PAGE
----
“English is not my first language, and it was a challenge to get out of my comfort zone and come to the U.S.,” Heredia said. “The Texas Tech professors have encouraged me to learn and give my best. This opportunity has been really important for me to keep improving in chess and, at the same time, learn, challenge myself and get my bachelor's degree. Now, I am looking forward to getting my master's degree.”
Though she graduated with honors when she completed her bachelor's degree, the accomplishment didn't come without support and her own hard work and perseverance. She remembers in particular a solar astronomy Honors course where she struggled at the beginning of the semester.
After receiving the lowest grade in the class on the first exam, she committed to studying more and meeting her professor during their office hours. Her dedication paid off on the second exam: she earned the top grade in the class.
“Texas Tech has experienced professors who are always there to teach in classes, meet during office hours and give great advice that ranges from research to personal projects to career advice for the future,” Heredia said. “Most important of that experience is that I learned a lot, and I did not give up.”
Heredia said her freshman sociology class also had a profound impact on her, further opening her eyes to the struggles of others. In Ecuador, she already had been featured in stories on TV and in newspapers, but she soon began to look to another outlet as a direct connection to others.
Using her following on social media, Heredia said she began addressing the issue of violence, from domestic violence to public violence as part of a robbery or another crime.
“Even at soccer matches, people fight and fans have been injured or killed,” Heredia said. “I speak out against violence of any kind, and social media has allowed me to work with people who also care about changing things. But for me, while activism is powerful in social media, it has to go beyond that.”
Heredia said one of the most important initiatives she has been a part of is “Jaque mate a la violencia,” or “Checkmate Against Violence.”
“With Ecuadorian activists Ana Almeida and Eli Vasquez, we did a four-week workshop that taught chess to the community and invited different experts to talk about respect, the use of public space, education, feminism and other topics,” Heredia said.
In November 2017, she presented a TEDx talk in Quito not just about that initiative and her other instances of activism, like speaking out for victims of gender and sexual violence around the world, but also about her journey in the chess world. As a child who refused to conform to the traditional roles girls are often placed in, Heredia said chess was her refuge, her first love, her home.
“Those same things we learn on the chessboard, you can use them in your life,” she said in the talk. “When we think about our actions in our lives, when we have to question ourselves or analyze and make those important decisions in our lives, chess gives us the confidence to become the piece we want to be in society.”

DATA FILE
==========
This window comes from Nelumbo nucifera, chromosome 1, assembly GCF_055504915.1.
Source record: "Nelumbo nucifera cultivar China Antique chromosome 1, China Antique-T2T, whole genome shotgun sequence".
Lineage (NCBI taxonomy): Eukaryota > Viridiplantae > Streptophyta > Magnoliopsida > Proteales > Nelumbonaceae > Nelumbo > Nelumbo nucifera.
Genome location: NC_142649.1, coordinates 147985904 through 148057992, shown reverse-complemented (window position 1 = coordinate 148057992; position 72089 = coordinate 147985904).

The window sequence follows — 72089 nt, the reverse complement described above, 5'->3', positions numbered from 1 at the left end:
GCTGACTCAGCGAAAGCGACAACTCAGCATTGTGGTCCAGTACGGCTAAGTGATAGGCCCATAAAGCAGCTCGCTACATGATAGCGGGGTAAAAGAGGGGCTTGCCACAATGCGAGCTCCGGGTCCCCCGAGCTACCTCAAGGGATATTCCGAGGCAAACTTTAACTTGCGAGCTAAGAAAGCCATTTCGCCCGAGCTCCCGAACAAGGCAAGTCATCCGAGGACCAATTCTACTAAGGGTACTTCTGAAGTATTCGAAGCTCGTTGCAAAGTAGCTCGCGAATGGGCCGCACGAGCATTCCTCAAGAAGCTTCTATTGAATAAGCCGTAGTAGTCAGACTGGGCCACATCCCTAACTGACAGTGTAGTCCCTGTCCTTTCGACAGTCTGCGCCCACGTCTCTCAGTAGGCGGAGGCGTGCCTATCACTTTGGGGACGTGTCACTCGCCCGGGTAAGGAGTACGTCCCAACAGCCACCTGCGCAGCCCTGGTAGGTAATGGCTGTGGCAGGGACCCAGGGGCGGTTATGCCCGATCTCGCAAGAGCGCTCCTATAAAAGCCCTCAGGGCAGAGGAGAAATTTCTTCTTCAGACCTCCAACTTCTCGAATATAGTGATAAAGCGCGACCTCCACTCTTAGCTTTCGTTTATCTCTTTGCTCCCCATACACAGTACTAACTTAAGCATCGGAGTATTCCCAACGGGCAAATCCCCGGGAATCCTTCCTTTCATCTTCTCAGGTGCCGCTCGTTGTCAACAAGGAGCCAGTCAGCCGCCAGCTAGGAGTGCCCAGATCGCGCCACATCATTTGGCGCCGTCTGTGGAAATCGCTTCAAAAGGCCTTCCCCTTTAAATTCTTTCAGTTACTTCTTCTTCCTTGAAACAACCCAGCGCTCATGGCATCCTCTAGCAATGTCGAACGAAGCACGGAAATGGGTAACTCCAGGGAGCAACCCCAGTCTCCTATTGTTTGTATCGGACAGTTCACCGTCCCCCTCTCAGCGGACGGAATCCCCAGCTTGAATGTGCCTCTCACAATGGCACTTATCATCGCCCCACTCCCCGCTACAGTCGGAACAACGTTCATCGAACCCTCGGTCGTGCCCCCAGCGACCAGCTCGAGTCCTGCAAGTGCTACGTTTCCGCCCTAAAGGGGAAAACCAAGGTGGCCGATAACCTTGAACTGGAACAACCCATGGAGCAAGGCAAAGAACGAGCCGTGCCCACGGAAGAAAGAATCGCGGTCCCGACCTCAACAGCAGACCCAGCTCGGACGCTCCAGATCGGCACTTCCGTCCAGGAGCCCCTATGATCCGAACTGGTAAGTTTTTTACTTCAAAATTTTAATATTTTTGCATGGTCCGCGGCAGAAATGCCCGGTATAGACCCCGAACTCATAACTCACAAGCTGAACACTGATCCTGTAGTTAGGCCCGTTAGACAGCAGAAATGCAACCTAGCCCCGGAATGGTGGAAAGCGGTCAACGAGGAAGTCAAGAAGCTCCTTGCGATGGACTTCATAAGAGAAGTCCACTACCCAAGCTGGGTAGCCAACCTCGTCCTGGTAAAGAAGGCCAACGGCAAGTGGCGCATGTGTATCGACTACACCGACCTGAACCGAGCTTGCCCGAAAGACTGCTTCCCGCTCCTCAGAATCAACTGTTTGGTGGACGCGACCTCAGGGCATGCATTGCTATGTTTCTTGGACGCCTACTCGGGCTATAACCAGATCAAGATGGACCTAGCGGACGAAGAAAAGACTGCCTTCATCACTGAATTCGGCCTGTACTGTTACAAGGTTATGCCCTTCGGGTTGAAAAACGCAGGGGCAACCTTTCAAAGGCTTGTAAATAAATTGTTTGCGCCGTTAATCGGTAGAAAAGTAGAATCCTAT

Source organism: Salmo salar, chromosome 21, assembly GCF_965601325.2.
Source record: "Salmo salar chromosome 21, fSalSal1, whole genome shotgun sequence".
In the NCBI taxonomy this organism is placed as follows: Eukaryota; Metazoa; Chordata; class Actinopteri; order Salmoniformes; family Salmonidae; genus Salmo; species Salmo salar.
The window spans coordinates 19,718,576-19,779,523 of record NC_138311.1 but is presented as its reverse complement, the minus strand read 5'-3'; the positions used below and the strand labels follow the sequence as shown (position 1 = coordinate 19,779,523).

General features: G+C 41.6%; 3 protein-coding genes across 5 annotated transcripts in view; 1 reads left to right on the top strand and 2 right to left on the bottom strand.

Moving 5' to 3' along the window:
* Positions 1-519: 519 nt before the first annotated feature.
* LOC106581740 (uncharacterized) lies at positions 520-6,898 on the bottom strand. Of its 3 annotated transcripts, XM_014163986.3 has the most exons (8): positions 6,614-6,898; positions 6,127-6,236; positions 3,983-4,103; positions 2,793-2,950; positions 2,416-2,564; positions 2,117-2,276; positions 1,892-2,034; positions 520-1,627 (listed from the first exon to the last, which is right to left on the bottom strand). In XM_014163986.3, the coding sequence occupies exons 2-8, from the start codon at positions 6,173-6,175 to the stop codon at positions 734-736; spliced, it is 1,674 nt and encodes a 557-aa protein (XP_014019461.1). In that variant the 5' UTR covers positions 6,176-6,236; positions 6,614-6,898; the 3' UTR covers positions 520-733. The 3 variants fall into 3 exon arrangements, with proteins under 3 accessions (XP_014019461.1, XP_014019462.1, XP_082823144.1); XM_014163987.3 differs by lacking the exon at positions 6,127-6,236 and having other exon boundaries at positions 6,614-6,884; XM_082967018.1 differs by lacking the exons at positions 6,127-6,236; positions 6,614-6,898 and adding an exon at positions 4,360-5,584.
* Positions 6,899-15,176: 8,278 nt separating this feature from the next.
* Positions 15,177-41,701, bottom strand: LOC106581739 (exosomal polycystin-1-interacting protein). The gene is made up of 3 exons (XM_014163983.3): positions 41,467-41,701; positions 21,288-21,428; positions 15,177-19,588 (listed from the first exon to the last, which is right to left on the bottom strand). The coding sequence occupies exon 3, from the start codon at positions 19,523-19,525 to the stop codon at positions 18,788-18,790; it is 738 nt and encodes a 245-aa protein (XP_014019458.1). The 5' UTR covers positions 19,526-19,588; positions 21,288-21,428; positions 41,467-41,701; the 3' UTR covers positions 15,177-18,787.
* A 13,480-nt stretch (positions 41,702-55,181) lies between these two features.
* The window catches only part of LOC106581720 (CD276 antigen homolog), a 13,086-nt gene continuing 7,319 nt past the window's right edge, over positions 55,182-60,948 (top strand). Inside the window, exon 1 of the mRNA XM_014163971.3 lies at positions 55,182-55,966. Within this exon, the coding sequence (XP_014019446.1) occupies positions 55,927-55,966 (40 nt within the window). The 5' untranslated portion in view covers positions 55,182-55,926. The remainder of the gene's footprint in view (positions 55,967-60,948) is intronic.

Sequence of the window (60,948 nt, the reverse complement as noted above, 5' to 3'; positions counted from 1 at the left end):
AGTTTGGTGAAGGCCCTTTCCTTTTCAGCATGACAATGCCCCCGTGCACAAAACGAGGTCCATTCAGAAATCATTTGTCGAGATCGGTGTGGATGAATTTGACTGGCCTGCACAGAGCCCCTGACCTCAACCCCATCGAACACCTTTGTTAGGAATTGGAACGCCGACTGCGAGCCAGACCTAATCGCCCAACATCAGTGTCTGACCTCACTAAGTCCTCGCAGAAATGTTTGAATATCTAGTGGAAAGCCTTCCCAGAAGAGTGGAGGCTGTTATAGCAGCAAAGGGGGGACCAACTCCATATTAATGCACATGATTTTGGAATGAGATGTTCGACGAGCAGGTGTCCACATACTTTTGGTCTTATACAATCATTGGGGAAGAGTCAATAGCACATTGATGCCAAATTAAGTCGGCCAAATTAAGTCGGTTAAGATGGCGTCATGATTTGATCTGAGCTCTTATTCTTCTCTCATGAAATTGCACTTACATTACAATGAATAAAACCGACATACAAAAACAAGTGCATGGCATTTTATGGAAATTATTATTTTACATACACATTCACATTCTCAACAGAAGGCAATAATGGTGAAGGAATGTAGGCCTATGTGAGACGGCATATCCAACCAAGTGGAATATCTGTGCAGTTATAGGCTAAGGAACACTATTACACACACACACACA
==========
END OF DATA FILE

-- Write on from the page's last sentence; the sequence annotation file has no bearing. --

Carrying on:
In Lubbock, the Texas Tech Chess Program gave her a chance to give back to the Lubbock community while also learning about different cultures and perspectives.
“I have been giving chess lessons in different schools and empowering kids through chess,” Heredia said. “The Texas Tech Chess Program praises diversity, so we have chess players from the U.S. and from around the world. Chess is a language itself and connects people from different countries, backgrounds and ideas. It has been an amazing opportunity to belong to this multicultural team that gives their best at the chess board and in life.”
Recognizing her work
Heredia's efforts to be a voice for change have not gone unnoticed. In addition to being invited to speak about and teach chess at different schools and organizations, this summer, Heredia traveled home to accept a medal for sports merit from the Ecuadorian Congress.
The medal recognized Heredia's achievements during her 20-year chess career and acknowledged her work serving others.
“In the past several years, I have been involved in many initiatives to empower people through chess and to seek a society that allows people to live in peace,” Heredia said. “This medal is the maximum achievement an athlete can have from the government, and just a few athletes have been awarded it.”
At the medal ceremony, Heredia used the platform to give thanks and to again bring awareness to the issues she is passionate about.
“The speech was, first of all, to thank my parents for all their love and support. Since I was a child, they believed in my chess talent and have always encouraged me to challenge myself,” she said. “Then, I asked the members of congress to give nothing less than 100 percent to make our country better.
“Finally, I thanked the support of the Ecuadorian people and let them know that they can also make positive changes in our society and those changes start at home, at work, at every street and on every corner where we are.”
When Heredia decided to pursue her master's degree in sport management after completing her bachelor's degree, she took advantage of the opportunity Onischuk offered her to continue playing with the Knight Raiders. True to form, she has big plans for her life after graduation.
“I would like to work in marketing in either the soccer, tennis or chess industry,” Heredia said. “In the future, I hope to go back to Ecuador and have my own nonprofit organization that uses sports to empower communities and to make positive changes.”
Onischuk said he has no doubt in Heredia's future success or the impact she will have continue to have on others and the world.
“She is a role model to many young people in her home country and around the world, especially with her being a Woman Grandmaster; it gives young female players someone to look up to,” Onischuk said. “We are very proud of Carla. She is a true ambassador for Texas Tech University.”